In March of this year, President Trump signed into law the Coronavirus Aid, Relief, and Economic Securities (CARES) Act, a $2.3 trillion relief package designed to help with economic damage caused by the COVID-19 pandemic. Part of the Act was the creation of the Paycheck Protection Program (PPP), a loan package designed to put $350 billion into the hands of small businesses for use in paying employee wages and other critical expenses.
Since then, thousands of small businesses including staffing firms signed up for the loan, which functions as a grant as long as you use the funds a certain way – namely, for payroll, mortgage interest, rent and utilities during your covered period. If your expenses do not qualify, you have five years* to pay back the money at 1% interest.
Now that you have your PPP Loan, as a staffing owner you might have some questions about how you can use the loan and be eligible for forgiveness. Based on conversations with our clients, here are 5 things every staffing owner should know about your PPP Loan.
1. How you can use the money now
The PPP is not just a low interest loan – it is meant specifically for payroll and other critical business expenses. You are able to spend the PPP on four main categories: payroll, utilities, rent, and mortgage interest. If you use the money outside those strict guidelines, you could be subject to scrutiny.
Eligible expenses include:
- Payroll costs including any compensation (salary, wages, tips, commission, paid leave, bonuses, hazard pay, etc) incurred during the covered period. It also includes employer paid benefits as well as employer assessed state and local taxes;
- Business mortgage interest payments;
- Business rent or lease payments;
- Business utility payments including electricity, gas, water, transportation, telephone, or internet access.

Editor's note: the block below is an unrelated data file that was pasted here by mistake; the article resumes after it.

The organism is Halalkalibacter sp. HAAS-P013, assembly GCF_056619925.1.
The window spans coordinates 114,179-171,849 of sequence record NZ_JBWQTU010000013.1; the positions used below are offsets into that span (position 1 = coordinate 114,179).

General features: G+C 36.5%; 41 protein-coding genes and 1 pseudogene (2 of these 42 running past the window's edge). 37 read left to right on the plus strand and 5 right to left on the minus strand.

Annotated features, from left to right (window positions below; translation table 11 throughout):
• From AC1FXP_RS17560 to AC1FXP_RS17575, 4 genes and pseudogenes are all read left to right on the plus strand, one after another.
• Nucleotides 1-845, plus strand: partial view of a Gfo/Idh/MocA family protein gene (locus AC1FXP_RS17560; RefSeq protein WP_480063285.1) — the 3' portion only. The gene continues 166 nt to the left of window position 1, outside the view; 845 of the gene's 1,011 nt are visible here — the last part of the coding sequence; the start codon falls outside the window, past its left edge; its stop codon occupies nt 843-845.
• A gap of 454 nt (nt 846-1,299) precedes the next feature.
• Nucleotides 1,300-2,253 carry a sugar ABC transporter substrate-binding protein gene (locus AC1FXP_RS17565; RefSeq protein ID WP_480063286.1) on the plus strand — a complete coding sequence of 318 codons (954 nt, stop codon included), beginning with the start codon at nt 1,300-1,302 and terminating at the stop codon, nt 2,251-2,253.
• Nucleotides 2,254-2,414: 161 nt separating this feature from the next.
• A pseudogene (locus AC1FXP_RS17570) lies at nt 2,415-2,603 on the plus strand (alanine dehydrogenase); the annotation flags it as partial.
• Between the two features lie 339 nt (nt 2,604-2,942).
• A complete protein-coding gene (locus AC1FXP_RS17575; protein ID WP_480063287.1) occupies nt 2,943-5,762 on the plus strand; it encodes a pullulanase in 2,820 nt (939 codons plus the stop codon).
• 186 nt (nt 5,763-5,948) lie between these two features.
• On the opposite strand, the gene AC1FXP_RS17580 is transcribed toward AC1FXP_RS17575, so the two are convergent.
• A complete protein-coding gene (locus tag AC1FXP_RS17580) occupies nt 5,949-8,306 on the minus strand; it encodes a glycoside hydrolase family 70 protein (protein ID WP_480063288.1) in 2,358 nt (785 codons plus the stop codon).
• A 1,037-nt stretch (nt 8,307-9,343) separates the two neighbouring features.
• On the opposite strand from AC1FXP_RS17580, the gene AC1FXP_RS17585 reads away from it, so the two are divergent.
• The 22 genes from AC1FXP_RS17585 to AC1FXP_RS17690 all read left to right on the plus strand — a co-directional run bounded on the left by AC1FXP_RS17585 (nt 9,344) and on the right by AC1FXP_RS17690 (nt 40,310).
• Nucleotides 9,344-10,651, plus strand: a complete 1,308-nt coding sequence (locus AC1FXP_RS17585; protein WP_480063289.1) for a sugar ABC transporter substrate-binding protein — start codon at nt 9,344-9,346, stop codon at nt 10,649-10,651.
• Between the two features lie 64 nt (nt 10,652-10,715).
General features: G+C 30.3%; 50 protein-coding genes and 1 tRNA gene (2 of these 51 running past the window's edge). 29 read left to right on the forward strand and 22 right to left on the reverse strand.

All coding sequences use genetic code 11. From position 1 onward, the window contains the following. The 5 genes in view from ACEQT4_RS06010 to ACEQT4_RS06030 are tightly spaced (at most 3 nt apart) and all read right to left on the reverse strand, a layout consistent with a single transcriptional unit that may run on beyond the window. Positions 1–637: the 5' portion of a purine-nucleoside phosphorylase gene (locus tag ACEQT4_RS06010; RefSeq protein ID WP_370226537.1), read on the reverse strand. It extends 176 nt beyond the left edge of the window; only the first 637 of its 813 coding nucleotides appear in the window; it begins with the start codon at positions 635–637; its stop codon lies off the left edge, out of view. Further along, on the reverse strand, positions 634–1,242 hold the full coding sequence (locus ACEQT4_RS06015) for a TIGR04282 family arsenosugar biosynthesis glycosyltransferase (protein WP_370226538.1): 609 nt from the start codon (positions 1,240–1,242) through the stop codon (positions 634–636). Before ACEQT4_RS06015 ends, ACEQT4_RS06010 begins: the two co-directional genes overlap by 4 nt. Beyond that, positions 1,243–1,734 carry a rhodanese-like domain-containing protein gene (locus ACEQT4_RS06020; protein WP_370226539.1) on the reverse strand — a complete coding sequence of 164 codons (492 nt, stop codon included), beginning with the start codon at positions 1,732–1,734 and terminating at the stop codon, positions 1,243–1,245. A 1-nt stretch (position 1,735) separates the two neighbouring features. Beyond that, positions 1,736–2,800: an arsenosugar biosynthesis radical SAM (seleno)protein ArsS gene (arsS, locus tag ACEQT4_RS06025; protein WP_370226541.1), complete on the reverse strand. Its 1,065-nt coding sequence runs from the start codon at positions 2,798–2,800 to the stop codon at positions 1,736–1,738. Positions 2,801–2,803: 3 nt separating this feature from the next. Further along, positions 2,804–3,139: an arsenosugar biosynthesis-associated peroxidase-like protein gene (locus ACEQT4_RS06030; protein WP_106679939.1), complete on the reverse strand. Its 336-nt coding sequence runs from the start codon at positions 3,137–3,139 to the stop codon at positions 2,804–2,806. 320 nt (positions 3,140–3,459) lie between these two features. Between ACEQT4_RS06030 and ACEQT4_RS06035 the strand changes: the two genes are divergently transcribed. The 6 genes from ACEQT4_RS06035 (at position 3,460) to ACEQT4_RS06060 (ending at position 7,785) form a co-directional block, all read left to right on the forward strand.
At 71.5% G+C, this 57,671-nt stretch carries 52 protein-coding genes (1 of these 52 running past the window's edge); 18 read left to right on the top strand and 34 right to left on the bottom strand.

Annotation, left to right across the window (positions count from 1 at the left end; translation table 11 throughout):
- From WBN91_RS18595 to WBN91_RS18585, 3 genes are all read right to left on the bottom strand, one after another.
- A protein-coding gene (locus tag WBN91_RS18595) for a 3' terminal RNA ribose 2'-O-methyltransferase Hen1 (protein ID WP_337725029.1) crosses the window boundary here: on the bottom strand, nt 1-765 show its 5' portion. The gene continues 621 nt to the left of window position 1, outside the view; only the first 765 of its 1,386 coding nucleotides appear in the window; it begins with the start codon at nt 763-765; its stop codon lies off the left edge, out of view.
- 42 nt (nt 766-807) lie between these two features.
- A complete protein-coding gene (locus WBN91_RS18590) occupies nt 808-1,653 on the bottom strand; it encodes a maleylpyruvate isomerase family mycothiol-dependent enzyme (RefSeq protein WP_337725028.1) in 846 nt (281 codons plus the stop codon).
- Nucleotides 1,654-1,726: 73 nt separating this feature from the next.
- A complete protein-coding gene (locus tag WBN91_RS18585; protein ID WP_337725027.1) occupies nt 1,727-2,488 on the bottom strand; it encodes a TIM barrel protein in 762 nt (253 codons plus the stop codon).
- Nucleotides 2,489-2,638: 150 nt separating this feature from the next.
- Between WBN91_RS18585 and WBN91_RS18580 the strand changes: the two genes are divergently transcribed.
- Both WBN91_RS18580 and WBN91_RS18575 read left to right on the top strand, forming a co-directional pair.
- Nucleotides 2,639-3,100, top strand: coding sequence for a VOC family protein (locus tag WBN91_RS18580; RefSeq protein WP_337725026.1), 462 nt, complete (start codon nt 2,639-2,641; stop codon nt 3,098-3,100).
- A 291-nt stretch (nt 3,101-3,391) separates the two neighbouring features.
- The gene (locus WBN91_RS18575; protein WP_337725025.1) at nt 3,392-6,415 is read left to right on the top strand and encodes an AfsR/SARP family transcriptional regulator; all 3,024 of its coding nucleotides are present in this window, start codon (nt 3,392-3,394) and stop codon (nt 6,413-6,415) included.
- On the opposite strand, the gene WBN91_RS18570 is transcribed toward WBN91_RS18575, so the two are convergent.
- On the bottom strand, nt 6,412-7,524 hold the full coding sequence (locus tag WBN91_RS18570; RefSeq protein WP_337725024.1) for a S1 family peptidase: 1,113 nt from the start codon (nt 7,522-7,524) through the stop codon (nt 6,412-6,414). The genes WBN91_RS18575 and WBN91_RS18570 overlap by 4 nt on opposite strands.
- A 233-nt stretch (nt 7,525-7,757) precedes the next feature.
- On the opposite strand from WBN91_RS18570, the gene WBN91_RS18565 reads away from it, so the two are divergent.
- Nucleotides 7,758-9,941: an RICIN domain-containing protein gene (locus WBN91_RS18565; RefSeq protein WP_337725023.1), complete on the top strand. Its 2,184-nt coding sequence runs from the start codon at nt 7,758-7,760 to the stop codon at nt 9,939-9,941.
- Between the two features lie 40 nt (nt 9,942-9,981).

In contrast, expenses that are not eligible include: compensation of an individual employee in excess of $100,000 per year annualized; taxes imposed or withheld under chapters 21, 22, or 24 of the Internal Revenue Code during the covered period; any compensation of an employee whose principal place of residence is outside of the United States; and qualified sick and family leave wages already covered under the Families First Coronavirus Response Act.
2. How you can get your loan forgiven
The overarching idea of the PPP loan is that they are a loan in name only – once you have the money, the amount spent over your covered period on payroll, mortgage interest, rent and utilities may be eligible to be completely forgiven. Additionally, the forgiveness is tax free unlike other cancelled debt.
To maximize forgiveness, the Paycheck Protection Program Flexibility Act requires that 60% of the loan proceeds must be used for payroll costs and payroll-related expenses. 40% may be spent on the certain non-payroll expenses outlined above.
Any portion of a PPP loan that isn’t forgiven must be repaid at an interest rate of 1%. It will be deferred until the date that SBA remits the forgiveness amount to the lender.
3. Factors that affect your loan forgiveness amount
There are certain factors you should be aware of that may lead to a reduction in your forgiveness amount.
- Your loan forgiveness amount may be reduced if you reduced full time equivalency or wages (exceeding 25%) during your covered period and do not qualify for a safe harbor.